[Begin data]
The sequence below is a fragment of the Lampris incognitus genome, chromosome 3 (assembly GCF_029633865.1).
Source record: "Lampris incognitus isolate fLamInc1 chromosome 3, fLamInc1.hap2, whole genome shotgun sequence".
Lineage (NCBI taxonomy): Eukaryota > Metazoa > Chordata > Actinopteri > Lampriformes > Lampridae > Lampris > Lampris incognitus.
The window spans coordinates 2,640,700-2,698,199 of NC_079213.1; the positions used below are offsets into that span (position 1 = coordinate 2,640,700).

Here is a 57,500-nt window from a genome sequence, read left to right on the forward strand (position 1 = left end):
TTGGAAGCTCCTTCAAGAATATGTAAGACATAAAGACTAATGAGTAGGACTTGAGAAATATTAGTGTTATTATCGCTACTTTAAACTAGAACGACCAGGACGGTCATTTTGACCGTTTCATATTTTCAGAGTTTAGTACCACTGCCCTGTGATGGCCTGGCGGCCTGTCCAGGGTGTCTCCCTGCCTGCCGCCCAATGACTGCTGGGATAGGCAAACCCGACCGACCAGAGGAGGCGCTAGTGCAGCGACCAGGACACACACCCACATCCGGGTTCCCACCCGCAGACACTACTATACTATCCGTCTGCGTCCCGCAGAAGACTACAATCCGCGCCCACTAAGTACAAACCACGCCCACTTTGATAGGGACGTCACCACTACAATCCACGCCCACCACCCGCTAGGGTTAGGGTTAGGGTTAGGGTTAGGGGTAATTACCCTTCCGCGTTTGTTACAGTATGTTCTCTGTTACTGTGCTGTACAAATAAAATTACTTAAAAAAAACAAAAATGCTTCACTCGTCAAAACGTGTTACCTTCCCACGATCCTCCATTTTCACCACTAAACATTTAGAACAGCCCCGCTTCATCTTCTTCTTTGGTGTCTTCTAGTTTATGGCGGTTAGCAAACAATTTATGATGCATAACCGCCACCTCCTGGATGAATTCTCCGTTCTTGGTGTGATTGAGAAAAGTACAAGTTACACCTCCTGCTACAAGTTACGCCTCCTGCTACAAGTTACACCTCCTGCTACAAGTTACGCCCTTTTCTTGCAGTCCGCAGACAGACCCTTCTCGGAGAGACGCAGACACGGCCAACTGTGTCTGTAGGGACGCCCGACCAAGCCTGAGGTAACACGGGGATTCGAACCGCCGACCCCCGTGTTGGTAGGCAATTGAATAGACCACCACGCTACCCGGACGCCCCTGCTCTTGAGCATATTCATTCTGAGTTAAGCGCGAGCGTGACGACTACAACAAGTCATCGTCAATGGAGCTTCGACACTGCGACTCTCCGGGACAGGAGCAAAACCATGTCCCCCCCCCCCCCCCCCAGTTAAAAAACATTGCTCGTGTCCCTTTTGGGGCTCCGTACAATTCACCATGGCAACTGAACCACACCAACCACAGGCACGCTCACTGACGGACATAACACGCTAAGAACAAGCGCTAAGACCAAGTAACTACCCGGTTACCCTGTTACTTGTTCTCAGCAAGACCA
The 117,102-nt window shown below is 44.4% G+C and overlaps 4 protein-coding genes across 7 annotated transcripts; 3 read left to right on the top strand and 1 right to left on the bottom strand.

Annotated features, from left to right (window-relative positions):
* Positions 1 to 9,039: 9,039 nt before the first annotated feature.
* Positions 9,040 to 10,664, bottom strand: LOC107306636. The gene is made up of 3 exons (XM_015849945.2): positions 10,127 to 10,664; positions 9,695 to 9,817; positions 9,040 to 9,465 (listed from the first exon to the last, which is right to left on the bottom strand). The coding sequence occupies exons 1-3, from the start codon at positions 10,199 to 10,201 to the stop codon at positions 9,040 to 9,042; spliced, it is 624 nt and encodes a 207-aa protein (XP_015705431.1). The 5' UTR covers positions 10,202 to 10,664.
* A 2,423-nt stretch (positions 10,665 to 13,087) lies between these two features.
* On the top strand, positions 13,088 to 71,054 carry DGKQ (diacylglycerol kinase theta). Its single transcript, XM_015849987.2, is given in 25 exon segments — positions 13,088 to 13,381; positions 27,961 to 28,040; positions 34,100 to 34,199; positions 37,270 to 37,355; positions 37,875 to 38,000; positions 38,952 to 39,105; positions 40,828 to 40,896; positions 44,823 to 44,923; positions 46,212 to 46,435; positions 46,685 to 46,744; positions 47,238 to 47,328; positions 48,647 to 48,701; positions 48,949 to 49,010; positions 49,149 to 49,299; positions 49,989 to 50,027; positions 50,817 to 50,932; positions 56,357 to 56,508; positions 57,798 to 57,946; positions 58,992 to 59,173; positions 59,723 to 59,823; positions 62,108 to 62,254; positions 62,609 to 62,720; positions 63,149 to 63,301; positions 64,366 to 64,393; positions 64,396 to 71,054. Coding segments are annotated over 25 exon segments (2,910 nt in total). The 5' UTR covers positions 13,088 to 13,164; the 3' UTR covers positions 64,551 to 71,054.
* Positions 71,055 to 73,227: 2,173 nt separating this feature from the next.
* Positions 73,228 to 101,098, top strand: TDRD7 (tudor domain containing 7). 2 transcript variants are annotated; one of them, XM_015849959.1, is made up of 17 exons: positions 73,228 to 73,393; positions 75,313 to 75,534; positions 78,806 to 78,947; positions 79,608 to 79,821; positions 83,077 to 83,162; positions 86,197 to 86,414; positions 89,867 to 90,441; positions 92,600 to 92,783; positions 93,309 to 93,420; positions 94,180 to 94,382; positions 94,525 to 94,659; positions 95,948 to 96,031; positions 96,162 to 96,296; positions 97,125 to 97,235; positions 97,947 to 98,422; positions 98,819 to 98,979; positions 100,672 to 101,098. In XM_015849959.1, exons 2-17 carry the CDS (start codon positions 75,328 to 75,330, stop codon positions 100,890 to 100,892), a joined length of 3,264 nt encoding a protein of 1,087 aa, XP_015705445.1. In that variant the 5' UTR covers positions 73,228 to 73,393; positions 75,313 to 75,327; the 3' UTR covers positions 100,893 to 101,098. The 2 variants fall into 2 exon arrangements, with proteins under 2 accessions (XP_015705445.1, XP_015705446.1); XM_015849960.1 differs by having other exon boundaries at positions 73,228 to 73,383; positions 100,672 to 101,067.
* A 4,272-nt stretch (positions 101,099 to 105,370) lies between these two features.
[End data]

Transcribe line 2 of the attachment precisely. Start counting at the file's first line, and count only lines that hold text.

Source record: "Lampris incognitus isolate fLamInc1 chromosome 3, fLamInc1.hap2, whole genome shotgun sequence".